Sona began learning the kora at the young age of four from her brother Tunde Jegede. By the age of six, she also started to learn the cello, piano and harp. She gave her first performance on the Kora alongside her brother at London’s Jazz Café at the age of five, and her first solo cello recital at the age of eleven at the prestigious South Bank Purcell Room in London. As a young teenager she was admitted into the world renowned institutions of the Royal College of Music and the Purcell School in the UK where she furthered her studies in western classical music. During this time she also excelled in Composition and started to write her first compositions for full orchestra. By her mid-teens Sona was established as a permanent member of her brother’s internationally acclaimed ‘ACM Ensemble’, with whom she toured the world for many years, having the opportunity to work alongside internationally acclaimed artists such as Oumou Sangaré, Toumani Diabaté and The BBC Symphony Orchestra. In her late teens Sona continued to pursue her passion for ancient Manding repertoire and began working on the Kora intensively with her father Sanjally Jobarteh, who is steeped in the knowledge of this ancient tradition. She completed a degree in African Culture and Linguistics at SOAS University in London, and it was during this time that she started to develop her identity as a solo artist.


Sona Jobarteh Biography  


Sona Jobarteh Biography
  "Sona Jobarteh, a griot for a new generation of west Africans”
   BBC Radio 3


  In her twenties Sona started to find a balance for her diverse knowledge of two very different traditions – that of Manding and Western classical music. This marriage manifest itself for the first time in the public eye when she was commissioned to compose the film score to a documentary film on Africa entitled “The Motherland” in 2010. Effortlessly bridging her competence in both Manding and Western musical traditions this body of work saw Sona cultivate a new genre in African cinematic music. To meet the demands of this project, Sona went even further by inventing a new instrument which she named ‘Nkora’ in order to capture the sonic landscapes she was looking for.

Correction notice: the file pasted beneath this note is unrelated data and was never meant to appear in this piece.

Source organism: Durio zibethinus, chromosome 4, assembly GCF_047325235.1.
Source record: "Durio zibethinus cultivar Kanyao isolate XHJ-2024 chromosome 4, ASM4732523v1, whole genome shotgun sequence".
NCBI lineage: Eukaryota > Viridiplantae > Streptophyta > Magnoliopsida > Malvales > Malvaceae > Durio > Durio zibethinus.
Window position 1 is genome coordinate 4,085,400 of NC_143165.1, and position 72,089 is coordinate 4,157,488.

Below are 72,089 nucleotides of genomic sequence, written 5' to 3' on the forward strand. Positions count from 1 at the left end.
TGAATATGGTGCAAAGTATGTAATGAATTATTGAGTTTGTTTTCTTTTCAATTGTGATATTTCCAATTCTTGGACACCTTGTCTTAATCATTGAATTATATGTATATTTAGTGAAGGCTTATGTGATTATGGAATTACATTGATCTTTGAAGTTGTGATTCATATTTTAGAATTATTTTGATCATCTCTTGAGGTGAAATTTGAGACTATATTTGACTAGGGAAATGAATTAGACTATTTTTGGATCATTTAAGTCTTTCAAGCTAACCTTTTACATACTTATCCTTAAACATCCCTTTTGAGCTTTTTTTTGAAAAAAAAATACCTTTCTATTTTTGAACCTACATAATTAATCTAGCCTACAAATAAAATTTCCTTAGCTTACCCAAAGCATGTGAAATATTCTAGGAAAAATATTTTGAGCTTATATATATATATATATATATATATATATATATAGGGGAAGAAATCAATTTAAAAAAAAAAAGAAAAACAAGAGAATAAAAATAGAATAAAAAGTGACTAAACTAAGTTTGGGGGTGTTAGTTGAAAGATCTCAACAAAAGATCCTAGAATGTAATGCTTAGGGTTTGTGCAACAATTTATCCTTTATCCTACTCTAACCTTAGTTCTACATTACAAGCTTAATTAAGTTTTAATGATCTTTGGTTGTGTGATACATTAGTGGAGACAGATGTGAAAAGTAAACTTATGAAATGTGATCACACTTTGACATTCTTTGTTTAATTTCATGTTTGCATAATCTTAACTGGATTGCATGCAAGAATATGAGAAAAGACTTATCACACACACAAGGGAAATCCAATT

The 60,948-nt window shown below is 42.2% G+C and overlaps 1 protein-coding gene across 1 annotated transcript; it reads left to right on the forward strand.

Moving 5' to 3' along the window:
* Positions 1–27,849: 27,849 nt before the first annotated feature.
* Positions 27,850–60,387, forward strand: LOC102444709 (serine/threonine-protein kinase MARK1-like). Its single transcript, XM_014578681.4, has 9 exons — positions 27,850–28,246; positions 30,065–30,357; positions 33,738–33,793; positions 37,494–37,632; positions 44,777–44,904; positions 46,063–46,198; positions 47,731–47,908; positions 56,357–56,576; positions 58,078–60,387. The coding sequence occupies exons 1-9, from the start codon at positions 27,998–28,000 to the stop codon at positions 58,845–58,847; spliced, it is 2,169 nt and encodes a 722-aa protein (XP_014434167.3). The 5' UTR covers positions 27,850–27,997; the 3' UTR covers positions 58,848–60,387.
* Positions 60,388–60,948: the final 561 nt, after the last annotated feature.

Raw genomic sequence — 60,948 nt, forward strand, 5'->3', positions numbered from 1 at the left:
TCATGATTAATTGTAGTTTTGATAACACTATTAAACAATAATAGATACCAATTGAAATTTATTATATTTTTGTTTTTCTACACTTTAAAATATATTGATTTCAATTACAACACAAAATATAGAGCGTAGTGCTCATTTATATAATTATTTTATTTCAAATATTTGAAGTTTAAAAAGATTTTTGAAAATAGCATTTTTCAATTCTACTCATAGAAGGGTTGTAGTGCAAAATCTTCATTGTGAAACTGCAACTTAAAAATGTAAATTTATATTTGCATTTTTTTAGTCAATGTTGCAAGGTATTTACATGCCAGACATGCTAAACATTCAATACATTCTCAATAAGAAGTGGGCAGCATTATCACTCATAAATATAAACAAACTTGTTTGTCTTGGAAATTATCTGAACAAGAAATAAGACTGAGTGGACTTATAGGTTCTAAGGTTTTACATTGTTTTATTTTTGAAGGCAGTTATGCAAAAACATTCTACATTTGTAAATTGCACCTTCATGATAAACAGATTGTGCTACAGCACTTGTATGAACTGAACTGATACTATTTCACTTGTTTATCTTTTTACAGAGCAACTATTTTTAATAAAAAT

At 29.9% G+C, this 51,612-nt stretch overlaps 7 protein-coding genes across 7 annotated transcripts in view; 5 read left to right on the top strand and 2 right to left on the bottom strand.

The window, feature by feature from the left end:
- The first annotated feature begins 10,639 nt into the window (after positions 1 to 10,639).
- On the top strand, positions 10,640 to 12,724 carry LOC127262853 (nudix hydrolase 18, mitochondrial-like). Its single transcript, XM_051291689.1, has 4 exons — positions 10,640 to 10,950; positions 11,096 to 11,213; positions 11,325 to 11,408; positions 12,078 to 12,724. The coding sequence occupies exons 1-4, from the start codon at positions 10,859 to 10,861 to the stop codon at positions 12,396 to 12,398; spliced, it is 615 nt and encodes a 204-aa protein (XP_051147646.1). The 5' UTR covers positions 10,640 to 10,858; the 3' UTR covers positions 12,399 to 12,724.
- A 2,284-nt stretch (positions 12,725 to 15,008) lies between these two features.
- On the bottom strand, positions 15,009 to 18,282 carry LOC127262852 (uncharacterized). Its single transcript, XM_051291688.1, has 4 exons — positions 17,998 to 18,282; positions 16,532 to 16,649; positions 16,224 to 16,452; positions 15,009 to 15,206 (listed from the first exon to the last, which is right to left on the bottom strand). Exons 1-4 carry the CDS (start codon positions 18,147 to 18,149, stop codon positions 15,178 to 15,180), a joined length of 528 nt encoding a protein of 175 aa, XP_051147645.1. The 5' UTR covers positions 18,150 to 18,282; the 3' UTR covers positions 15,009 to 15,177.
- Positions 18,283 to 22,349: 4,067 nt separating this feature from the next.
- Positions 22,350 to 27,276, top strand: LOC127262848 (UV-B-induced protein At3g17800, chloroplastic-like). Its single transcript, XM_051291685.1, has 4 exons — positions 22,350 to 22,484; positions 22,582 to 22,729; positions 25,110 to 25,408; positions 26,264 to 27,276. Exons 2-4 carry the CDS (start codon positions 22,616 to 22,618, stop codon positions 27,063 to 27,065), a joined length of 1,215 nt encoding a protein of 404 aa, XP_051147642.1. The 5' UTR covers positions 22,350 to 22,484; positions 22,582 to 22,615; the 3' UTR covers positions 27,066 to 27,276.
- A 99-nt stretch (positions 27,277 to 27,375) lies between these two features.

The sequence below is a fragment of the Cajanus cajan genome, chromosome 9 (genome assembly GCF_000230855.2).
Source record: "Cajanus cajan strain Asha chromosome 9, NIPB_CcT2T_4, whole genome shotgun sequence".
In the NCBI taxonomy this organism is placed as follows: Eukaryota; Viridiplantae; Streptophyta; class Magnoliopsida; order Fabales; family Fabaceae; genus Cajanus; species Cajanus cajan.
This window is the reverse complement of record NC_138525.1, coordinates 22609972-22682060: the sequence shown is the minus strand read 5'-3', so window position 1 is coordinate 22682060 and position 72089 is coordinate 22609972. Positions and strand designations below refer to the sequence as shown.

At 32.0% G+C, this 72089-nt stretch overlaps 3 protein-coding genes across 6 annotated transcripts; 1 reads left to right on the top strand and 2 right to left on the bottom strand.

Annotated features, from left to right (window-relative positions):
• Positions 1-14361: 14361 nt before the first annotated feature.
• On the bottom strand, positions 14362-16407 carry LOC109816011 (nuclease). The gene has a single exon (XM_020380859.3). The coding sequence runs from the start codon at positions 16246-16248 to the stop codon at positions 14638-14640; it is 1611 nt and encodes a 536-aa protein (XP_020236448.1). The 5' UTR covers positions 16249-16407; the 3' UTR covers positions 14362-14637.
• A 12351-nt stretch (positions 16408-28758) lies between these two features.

Drawing on her skills as a composer,
multi-instrumentalist and producer this work was a milestone in Sona’s musical development. Directed by Owen Alik Shahadah, this film went onto collect multiple awards around the world.

Following the release of this debut film score, Sona continued to explore and develop what has now become one of her most captivating qualities – her voice.
  Sona Jobarteh and Alex Heffes
Hollywood World Sound Track Awards

Sona Jobarteh Biography  


Sona Jobarteh Biography

"Beautiful voice."
  Independent, UK


The quality of her voice is what brought her to the attention of the prolific Hollywood film composer Alex Heffes in 2011 who asked her to feature as solo vocalist in the soundtrack to the film “The First Grader”. The piece featuring Sona won the “Discovery of the Year Prize” at the Hollywood World Soundtrack Awards in 2012. Sona was invited to perform the piece live at the awards ceremony in Belgium, backed by an 80-piece orchestra. This success led to Sona being asked by director Justin Chadwick to record once again as a solo vocalist for the soundtrack to his blockbuster Hollywood movie “Mandela: Long Walk to Freedom” in 2014. Sona was a guest at the premiere of the movie in London’s Leicester Square, also attended by Mandella’s daughters and Prince William. This was to become a historic landmark event when the news Mandella’s death was announced for the first time once the screening had ended.